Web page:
Determining the origin of choriocarcinoma is important to select the most appropriate treatment. The patient had stage IV choriocarcinoma according to FIGO, requiring an aggressive chemotherapeutic regimen. Low-risk and low-stage gestational choriocarcinoma could be treated with a single agent therapy (i.e. methotrexate). But, irrespective of the stage, nongestational choriocarcinoma should be treated with multi-agent chemotherapy due to its lower response to treatment and poor prognosis compared with the gestational type.8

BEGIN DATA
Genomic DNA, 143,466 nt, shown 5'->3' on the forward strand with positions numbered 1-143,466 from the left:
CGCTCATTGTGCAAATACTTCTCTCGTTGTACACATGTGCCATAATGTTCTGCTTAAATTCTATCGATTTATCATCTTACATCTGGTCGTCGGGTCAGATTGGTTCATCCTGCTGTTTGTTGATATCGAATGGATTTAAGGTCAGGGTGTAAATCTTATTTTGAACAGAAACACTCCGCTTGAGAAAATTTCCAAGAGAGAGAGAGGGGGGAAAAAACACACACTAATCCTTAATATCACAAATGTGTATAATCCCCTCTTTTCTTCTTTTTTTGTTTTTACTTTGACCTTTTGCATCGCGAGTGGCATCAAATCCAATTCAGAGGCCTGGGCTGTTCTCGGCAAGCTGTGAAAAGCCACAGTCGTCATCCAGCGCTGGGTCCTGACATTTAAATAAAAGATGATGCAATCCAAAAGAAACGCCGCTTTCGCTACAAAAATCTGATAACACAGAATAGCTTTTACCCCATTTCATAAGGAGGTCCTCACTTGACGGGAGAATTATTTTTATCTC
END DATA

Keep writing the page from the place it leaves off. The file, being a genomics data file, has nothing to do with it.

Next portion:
We presented a metastatic gestational choriocarcinoma in a postmenopausal woman, manifested clinically 20 years after her last pregnancy. Systemic chemotherapy must be started immediately after the diagnosis, due to the high chance to achieve a complete response.



Conflict of interest

The authors declare they have no conflict of interest. This study was carried out with resources from the Fundación Valle del Lili.